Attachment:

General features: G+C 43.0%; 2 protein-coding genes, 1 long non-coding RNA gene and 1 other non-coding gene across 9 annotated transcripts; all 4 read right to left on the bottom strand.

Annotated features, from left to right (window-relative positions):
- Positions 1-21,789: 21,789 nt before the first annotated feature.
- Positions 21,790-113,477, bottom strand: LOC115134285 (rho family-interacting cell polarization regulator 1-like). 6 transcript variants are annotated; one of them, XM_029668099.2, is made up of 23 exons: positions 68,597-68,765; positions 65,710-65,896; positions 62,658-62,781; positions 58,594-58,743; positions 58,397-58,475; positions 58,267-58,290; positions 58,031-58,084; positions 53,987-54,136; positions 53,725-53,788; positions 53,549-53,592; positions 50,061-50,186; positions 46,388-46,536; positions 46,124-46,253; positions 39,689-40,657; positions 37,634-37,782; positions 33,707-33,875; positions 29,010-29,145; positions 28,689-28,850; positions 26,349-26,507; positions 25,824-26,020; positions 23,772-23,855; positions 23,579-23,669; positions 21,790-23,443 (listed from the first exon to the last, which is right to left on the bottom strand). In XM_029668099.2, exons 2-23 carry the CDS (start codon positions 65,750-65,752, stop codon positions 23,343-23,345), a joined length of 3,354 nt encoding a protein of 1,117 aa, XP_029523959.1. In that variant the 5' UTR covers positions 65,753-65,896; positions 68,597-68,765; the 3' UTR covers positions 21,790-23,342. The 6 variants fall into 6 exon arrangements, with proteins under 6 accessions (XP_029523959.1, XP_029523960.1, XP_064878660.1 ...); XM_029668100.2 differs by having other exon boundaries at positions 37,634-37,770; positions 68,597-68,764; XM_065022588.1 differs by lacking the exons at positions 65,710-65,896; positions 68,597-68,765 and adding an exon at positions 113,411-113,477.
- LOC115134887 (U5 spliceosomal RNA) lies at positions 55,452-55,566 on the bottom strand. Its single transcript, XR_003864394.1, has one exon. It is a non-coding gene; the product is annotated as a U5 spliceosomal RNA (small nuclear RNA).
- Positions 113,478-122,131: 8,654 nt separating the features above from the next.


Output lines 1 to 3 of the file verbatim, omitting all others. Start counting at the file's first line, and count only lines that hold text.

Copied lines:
General features: G+C 43.0%; 2 protein-coding genes, 1 long non-coding RNA gene and 1 other non-coding gene across 9 annotated transcripts; all 4 read right to left on the bottom strand.

Annotated features, from left to right (window-relative positions):
- Positions 1-21,789: 21,789 nt before the first annotated feature.